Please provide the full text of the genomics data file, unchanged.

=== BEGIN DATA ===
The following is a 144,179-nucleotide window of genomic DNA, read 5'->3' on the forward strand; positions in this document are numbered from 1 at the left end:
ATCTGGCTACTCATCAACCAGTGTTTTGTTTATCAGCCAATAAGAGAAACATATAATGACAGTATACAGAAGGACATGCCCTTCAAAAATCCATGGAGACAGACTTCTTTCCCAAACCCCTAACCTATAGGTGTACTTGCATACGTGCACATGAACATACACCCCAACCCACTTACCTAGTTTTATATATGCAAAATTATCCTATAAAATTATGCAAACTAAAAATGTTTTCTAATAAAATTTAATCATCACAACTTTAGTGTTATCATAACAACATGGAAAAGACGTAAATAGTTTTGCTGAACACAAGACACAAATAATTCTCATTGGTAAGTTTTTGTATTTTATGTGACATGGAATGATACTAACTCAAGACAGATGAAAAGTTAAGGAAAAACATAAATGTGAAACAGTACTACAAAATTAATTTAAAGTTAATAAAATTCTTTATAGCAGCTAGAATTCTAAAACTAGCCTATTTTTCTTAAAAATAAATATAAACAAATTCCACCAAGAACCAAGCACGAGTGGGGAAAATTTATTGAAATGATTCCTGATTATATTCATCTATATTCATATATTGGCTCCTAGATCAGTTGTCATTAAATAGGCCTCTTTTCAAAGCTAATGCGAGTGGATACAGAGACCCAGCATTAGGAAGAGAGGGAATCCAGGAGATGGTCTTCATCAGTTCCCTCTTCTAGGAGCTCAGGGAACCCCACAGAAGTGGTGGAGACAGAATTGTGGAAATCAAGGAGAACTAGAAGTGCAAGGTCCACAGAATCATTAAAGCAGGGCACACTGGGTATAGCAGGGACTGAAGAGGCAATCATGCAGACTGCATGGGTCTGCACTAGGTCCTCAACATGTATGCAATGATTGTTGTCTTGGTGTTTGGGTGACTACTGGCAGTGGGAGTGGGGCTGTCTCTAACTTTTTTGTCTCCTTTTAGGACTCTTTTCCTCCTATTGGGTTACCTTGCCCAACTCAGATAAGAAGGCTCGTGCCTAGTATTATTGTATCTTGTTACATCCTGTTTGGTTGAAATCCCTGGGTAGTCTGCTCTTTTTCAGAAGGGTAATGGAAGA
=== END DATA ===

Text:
The following is a 144,179-nucleotide window of genomic DNA, read 5'->3' on the forward strand; positions in this document are numbered from 1 at the left end:
ATCTGGCTACTCATCAACCAGTGTTTTGTTTATCAGCCAATAAGAGAAACATATAATGACAGTATACAGAAGGACATGCCCTTCAAAAATCCATGGAGACAGACTTCTTTCCCAAACCCCTAACCTATAGGTGTACTTGCATACGTGCACATGAACATACACCCCAACCCACTTACCTAGTTTTATATATGCAAAATTATCCTATAAAATTATGCAAACTAAAAATGTTTTCTAATAAAATTTAATCATCACAACTTTAGTGTTATCATAACAACATGGAAAAGACGTAAATAGTTTTGCTGAACACAAGACACAAATAATTCTCATTGGTAAGTTTTTGTATTTTATGTGACATGGAATGATACTAACTCAAGACAGATGAAAAGTTAAGGAAAAACATAAATGTGAAACAGTACTACAAAATTAATTTAAAGTTAATAAAATTCTTTATAGCAGCTAGAATTCTAAAACTAGCCTATTTTTCTTAAAAATAAATATAAACAAATTCCACCAAGAACCAAGCACGAGTGGGGAAAATTTATTGAAATGATTCCTGATTATATTCATCTATATTCATATATTGGCTCCTAGATCAGTTGTCATTAAATAGGCCTCTTTTCAAAGCTAATGCGAGTGGATACAGAGACCCAGCATTAGGAAGAGAGGGAATCCAGGAGATGGTCTTCATCAGTTCCCTCTTCTAGGAGCTCAGGGAACCCCACAGAAGTGGTGGAGACAGAATTGTGGAAATCAAGGAGAACTAGAAGTGCAAGGTCCACAGAATCATTAAAGCAGGGCACACTGGGTATAGCAGGGACTGAAGAGGCAATCATGCAGACTGCATGGGTCTGCACTAGGTCCTCAACATGTATGCAATGATTGTTGTCTTGGTGTTTGGGTGACTACTGGCAGTGGGAGTGGGGCTGTCTCTAACTTTTTTGTCTCCTTTTAGGACTCTTTTCCTCCTATTGGGTTACCTTGCCCAACTCAGATAAGAAGGCTCGTGCCTAGTATTATTGTATCTTGTTACATCCTGTTTGGTTGAAATCCCTGGGTAGTCTGCTCTTTTTCAGAAGGGTAATGGAAGA